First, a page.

Commercial Cod Fishery Catch Drops 80 After Blob Attack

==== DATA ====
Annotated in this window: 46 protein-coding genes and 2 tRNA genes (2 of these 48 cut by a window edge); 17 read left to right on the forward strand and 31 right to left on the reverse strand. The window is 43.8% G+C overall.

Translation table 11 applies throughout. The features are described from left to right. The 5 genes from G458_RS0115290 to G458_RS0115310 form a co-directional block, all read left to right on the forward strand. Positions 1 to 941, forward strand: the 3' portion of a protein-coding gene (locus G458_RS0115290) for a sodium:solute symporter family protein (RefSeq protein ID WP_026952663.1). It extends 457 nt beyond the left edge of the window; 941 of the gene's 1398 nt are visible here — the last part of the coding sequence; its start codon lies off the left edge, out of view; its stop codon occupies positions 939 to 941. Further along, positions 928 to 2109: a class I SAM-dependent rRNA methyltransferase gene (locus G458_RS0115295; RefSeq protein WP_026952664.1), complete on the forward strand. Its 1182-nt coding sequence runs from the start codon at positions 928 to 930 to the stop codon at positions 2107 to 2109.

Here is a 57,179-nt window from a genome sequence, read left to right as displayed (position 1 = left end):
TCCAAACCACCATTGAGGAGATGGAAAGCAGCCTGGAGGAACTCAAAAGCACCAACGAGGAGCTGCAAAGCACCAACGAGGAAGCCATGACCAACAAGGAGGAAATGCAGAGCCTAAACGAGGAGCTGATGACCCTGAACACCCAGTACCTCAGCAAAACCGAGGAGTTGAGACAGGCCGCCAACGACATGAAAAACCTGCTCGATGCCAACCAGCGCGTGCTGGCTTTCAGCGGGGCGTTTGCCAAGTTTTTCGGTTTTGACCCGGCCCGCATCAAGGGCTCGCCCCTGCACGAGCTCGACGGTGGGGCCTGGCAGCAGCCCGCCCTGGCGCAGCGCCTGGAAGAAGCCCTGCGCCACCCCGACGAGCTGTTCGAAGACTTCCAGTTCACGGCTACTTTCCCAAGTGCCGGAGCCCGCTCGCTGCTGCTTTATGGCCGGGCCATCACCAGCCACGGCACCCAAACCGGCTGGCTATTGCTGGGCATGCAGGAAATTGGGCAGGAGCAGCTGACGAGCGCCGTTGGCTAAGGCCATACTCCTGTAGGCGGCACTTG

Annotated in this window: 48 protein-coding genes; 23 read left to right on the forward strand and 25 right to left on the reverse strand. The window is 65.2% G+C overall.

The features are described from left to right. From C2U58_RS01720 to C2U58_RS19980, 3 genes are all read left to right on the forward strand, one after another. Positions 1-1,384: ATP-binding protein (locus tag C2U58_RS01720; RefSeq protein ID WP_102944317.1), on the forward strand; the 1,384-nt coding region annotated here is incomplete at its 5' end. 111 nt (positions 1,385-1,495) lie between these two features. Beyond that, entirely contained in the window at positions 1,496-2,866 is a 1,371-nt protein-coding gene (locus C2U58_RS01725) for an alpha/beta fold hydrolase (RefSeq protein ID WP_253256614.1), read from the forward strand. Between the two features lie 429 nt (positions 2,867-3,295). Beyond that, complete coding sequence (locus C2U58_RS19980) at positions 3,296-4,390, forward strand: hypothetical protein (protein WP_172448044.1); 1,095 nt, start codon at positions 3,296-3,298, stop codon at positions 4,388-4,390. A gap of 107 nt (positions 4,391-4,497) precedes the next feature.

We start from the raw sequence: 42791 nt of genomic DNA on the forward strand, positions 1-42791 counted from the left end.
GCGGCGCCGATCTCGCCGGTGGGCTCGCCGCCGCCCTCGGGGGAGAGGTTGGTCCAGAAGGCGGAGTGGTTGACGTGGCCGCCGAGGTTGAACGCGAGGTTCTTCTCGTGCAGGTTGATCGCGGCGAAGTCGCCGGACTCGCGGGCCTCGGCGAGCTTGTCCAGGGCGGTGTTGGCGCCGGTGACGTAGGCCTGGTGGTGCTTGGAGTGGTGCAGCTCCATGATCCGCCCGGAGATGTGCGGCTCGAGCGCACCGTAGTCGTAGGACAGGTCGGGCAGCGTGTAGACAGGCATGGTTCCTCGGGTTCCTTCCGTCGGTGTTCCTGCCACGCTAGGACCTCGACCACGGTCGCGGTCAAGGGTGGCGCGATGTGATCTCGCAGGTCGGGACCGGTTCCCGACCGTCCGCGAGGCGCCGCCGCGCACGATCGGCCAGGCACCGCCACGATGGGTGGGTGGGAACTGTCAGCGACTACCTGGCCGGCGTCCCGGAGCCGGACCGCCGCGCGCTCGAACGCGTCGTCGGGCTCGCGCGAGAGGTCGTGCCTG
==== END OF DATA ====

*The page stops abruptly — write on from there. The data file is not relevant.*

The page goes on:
first_imgWarm water boosts the metabolism of cod, causing them to eat more, and this increased demand on the food supply led to smaller fish, making the cod more susceptible to predation and environmental factors. The council also reduced the allowable catch for arrowtooth by about 23,000 metric tons to protect halibut stocks, which have declined by 20%. The North Pacific Fishery Management Council hit the pause button after studies found a roughly 70 % decline in Pacific cod. Regulators chopped the fishery’s total allowable catch by about 80 percent Saturday, following a dramatic decline in Gulf of Alaska Pacific cod stocks. Story as aired: The Bering Sea and along the Aleutian Islands saw a less significant drop of about 40%, so the catch was lowered about 14% in those fisheries. FacebookTwitterEmailPrintFriendly分享Hard times ahead for Alaska’s commercial cod fleet. The council cut the total allowable catch for cod in the Gulf from about 64,000 metric tons to around 13,000. Cod is Alaska’s second largest commercial fishery by volume, bringing in $186 million in 2015. Scientists believe the decline is likely due to “the blob,” a deep body of warm water that moved into the Gulf three years ago. Stocks are expected to continue declining as warm temperatures were tough on the juvenile cod, with the effects of high mortality and poor recruitment hitting bottom in 2020.last_img

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